Who, between EcoCash and banks, is bound to lose the battle for DStV transaction income? Your guess is as good as mine—it’s those banks that are not integrated with EcoCash. Cheekily and adroitly, disruptive innovators extend their low cost model upmarket. That’s a giant act—a combination of low cost and high quality is out of the norm—inherited business wisdom thinks this way: cheap goes with low quality; expensive goes with high quality.
The disruptive innovator’s proposition of low-price and high-quality is powerful enough to change the upper market segment’s negative perceptions of the product they once despised. This is beginning to happen. I participated in a conversation with two gentlemen who run their own businesses.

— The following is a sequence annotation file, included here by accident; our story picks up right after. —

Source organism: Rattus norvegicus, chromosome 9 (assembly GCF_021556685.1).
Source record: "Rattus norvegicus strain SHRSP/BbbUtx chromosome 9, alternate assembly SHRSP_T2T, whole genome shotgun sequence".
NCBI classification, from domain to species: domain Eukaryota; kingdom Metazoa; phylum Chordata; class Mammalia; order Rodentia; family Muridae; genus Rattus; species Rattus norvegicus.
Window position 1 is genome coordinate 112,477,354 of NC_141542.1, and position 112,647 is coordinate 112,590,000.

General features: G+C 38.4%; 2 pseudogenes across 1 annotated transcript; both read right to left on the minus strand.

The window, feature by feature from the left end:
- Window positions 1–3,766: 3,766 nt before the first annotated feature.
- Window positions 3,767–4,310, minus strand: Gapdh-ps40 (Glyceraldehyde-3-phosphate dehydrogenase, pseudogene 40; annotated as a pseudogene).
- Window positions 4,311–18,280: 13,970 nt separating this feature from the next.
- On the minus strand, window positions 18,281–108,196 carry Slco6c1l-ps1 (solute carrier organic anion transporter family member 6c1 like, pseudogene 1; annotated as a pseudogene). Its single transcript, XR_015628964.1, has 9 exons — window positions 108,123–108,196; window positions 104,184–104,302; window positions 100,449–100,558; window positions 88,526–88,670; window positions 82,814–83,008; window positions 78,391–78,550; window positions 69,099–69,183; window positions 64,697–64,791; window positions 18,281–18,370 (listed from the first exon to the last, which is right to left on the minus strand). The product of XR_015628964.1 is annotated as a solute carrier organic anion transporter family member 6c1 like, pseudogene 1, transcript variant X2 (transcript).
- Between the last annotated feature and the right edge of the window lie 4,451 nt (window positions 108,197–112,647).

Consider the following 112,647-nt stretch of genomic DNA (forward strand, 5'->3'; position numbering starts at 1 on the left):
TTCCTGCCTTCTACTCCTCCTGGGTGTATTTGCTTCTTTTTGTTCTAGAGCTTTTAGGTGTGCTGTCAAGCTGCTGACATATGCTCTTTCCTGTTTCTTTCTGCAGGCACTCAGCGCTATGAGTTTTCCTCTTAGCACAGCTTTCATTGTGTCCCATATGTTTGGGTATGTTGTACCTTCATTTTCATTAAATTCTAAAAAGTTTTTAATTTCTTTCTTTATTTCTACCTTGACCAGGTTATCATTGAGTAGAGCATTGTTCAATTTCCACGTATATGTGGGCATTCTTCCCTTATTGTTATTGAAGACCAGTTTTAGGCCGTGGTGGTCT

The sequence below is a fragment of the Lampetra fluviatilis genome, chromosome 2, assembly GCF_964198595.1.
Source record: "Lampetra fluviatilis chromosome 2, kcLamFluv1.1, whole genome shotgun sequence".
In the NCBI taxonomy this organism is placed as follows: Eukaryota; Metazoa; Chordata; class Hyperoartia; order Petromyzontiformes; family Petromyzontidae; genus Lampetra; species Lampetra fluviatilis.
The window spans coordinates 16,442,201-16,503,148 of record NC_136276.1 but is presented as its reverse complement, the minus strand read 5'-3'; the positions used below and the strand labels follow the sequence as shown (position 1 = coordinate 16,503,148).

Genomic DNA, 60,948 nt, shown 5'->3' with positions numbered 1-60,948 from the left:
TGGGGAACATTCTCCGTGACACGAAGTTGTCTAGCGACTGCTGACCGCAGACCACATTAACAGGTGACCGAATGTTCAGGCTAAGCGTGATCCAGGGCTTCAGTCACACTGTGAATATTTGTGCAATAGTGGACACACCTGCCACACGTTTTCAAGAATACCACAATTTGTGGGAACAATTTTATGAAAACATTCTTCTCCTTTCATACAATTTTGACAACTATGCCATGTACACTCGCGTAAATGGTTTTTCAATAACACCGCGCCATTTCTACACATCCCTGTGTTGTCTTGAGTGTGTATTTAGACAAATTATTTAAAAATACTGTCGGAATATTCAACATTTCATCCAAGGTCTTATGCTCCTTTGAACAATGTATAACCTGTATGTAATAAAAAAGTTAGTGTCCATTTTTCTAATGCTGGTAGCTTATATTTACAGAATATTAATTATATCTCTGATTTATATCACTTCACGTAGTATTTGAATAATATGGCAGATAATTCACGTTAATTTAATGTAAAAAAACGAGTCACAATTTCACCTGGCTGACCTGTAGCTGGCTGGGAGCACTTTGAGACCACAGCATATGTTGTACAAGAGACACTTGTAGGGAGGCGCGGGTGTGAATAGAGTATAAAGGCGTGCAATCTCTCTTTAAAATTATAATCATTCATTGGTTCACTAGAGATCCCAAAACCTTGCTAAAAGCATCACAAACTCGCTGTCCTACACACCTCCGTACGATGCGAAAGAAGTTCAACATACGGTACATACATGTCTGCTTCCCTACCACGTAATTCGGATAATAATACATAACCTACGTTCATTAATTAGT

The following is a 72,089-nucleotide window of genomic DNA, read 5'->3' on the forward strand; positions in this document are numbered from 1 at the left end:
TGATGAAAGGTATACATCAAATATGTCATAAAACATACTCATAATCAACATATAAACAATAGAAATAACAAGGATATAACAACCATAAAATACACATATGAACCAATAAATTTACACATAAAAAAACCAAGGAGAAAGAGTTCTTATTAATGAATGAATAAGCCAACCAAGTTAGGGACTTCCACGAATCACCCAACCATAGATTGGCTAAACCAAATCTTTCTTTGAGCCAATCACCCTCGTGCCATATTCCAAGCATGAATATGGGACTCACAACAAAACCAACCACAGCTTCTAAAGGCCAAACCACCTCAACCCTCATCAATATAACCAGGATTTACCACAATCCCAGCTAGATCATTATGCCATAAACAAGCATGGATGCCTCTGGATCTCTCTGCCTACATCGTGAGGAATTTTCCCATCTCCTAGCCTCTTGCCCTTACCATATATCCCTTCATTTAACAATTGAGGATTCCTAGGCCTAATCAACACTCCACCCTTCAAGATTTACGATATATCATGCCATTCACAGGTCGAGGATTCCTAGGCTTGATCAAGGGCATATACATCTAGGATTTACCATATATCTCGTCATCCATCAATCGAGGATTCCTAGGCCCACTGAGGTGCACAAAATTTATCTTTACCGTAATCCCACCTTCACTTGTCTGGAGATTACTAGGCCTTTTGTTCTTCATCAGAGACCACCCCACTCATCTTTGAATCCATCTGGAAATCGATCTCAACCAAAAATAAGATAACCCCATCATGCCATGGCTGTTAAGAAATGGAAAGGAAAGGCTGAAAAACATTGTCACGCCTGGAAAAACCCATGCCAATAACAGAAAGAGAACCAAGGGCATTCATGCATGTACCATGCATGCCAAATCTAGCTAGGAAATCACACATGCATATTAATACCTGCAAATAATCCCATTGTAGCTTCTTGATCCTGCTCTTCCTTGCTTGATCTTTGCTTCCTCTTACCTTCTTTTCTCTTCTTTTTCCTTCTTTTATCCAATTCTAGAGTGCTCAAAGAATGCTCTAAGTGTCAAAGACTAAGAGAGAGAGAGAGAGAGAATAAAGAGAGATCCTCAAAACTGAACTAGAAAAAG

One of the discussants remarked something to the effect that many people (meaning the relatively well-off) who had not warmed to EcoCash may find it too convenient to ignore. My prediction; expect more services that appeal to the relatively well-off to be brought into the EcoCash payments ecosystem.
Incumbents latching onto the high- price/high-quality model may respond by playing low-balling, but with an inherently higher cost structure, they eventually throw in the towel.
Reflect on it
Once a disruptive innovation begins its upmarket march, it may be a little too late for incumbents to mount a successful defense strategy.
Chulu is a strategic HR consultant who is pioneering innovative strategic HR practices in both listed and unlisted companies. email@example.com.